So I think that kind of sums up our thesis on, “How we evaluate?” but in terms of maybe like, “How is this different from other investors evaluate?” but in terms of maybe like, “How is this different from other investors?” Certainly it’s the large portfolio theory is not necessarily a new one. I think first round invests in this way maybe they don’t invest in a thousand companies. They invest in like a couple hundred but we have more you know certainly gotten a lot of influence from investors like #First Round or you know, certainly #Y.C. and etc and we’ve kind of put it on steroids I guess.
Nick: On today’s special segment, we have Eric Gasser. Eric, can you talk about your thesis and/or how you evaluate early state startups for investment?
Eric: So I use the Dave Berkus kind of formula. Which is a shameless plug for TCA again. But it’s management, industry, and product. And I kind of put those on a scale. Currently, the more recent halo report from ACA shows the median deal done is right around three million dollars the more recent report. And so I kind of used that as a gauge to say “Look, if you’ve got average management, average product in an average market size, then you’re valued at three million dollars-ish, and we’ll go from there” and it floats. So if you got above average management, but everything else is average, then maybe you’ll be worth a little bit more.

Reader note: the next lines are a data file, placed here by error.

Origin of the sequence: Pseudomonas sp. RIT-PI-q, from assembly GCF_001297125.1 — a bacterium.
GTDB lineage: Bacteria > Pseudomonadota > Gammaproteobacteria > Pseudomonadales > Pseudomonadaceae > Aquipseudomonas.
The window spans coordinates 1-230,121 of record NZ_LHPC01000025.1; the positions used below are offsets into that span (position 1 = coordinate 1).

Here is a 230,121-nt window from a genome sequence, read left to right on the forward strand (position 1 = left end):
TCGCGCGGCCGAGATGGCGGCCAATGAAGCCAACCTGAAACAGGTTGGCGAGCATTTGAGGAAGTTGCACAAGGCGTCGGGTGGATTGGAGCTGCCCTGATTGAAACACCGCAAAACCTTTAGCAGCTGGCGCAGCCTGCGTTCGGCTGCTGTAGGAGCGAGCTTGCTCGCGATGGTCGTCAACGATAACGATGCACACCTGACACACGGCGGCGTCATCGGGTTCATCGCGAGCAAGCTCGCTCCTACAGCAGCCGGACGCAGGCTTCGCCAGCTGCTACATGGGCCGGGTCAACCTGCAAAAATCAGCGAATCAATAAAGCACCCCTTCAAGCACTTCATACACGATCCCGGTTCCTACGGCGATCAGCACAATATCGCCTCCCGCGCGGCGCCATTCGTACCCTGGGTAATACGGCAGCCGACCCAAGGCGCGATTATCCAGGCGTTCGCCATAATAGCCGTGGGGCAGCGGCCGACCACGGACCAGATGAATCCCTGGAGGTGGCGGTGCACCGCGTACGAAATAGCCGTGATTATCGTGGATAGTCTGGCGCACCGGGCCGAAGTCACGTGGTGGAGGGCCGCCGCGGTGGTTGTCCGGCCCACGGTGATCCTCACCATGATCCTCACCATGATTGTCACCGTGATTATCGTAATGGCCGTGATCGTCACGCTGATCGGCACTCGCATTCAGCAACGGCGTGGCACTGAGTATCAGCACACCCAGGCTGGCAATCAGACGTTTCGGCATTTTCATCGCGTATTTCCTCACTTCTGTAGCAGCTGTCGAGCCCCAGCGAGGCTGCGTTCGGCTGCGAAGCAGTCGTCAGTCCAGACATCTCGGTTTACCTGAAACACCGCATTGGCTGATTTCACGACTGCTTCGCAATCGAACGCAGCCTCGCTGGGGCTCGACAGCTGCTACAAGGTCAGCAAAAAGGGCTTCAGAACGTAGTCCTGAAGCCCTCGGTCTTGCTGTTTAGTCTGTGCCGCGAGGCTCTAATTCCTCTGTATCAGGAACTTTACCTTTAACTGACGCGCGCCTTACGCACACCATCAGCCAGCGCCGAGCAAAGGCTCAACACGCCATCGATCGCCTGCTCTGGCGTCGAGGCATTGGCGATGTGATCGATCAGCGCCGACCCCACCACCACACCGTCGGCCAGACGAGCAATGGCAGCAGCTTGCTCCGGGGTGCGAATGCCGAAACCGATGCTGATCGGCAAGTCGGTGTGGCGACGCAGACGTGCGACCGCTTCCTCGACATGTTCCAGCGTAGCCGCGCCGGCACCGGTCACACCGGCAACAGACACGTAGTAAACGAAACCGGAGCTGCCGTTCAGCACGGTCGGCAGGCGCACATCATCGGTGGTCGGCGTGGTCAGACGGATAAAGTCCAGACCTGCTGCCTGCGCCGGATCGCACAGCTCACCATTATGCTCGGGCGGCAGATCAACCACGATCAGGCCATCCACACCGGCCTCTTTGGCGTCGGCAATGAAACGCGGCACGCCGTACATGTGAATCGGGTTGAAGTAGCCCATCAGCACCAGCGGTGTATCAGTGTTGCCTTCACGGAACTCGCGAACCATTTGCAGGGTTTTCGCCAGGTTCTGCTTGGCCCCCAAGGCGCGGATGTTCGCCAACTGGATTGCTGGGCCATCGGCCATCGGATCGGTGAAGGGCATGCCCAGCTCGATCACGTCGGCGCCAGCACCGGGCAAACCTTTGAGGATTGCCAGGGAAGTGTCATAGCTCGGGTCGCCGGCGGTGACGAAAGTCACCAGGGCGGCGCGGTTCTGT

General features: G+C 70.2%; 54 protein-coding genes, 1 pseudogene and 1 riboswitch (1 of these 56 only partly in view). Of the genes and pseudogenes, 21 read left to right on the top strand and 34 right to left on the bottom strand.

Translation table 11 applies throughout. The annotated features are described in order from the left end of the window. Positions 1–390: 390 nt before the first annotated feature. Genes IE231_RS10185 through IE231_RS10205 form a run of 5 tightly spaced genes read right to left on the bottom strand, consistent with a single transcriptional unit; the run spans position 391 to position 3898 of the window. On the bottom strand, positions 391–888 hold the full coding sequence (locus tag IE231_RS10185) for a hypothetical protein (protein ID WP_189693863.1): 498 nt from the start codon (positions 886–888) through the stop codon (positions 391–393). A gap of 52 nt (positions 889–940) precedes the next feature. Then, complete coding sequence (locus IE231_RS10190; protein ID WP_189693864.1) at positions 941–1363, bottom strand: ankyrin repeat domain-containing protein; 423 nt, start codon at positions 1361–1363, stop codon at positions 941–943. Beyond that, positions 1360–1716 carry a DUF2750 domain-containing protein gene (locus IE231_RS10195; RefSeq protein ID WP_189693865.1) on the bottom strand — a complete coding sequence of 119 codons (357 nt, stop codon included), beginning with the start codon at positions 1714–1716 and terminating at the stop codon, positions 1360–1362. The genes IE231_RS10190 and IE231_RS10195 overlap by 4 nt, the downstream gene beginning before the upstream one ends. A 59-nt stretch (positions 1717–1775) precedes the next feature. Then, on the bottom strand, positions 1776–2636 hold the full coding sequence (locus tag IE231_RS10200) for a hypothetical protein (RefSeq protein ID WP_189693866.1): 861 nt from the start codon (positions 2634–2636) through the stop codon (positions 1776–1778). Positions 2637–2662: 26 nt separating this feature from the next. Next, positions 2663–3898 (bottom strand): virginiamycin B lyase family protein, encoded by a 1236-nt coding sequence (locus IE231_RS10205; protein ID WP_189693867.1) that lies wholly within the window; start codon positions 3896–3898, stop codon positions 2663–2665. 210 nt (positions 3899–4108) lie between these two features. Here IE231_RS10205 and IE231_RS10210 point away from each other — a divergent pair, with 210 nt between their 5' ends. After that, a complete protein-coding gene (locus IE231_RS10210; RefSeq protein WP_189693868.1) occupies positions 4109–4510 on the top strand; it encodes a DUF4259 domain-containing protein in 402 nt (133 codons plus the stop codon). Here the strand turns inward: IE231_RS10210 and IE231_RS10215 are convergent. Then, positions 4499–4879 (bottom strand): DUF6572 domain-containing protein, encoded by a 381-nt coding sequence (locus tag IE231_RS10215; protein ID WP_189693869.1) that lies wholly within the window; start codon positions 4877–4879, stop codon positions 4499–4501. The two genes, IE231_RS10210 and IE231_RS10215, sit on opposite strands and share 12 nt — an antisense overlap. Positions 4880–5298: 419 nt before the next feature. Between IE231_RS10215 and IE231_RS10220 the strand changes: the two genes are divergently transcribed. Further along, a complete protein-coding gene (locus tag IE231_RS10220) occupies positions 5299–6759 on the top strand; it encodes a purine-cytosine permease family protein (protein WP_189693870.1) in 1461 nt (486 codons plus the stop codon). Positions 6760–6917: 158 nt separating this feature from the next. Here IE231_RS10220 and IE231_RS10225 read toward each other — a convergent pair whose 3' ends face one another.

So that’s one kind of thing that I focus on. The next element is how do you compare to everything else I saw that month? Because the deal flow is just tremendous, especially when you’re in the TCA world, the sphere. So my sphere of inputs results in between forty-five and fifty-five deals a month. That’s a lot for anyone to process! So how do you compare to everything else I’ve seen that month? And unless you have a gun to my head, I’m not writing a check anyways, so I can take my time and I work on kind of a forty-five day/sixty day window, meaning if I see something, I track it for a while, and if I decide I’m going to invest, I act fairly quickly. And I also try to loop in as many people as possible.
To give you an idea, if there’s something I’m tracking that’s within TCA, and I’m like “Okay, this is an Orange County deal. I really like what they’re doing…” I drive to Orange County, I meet with the guys that are leading the deal. I then come back to San Diego. I then get anybody that I think may be interested in this deal in San Diego on the phone or an email or whatever, and say “Look, this is what I’m doing. What do you guys think? You guys should come with me.” And I’ve quickly raises between two hundred and half a million dollars from doing that.
I also have some rules, and I’ll share those with you. I don’t do husband and wife deals. I don’t do deals where revenues are more than ninety percent outside the country. One of the currently rules I put in place is I don’t do two-sided marketplaces. I’m seeing this huge influx in two-sided market places and, man, there’s only so many things I can be in. how many market places do I need? Market place for pens and socks, I mean, that’s probably gonna be the next one.
Nick: It’s at least twice as hard. So it can be huge opportunities, but it’s a challenge.
Eric: And some argue with me. They’ll say “Two-sided marketplace is the most defensive company you can build,” and I said “Yeah, but getting to defensibility requires more capital than a company selling a widget.” And I’d rather invest in a hardware company, anyone making a piece of a widget, than a two-sided market place at this point.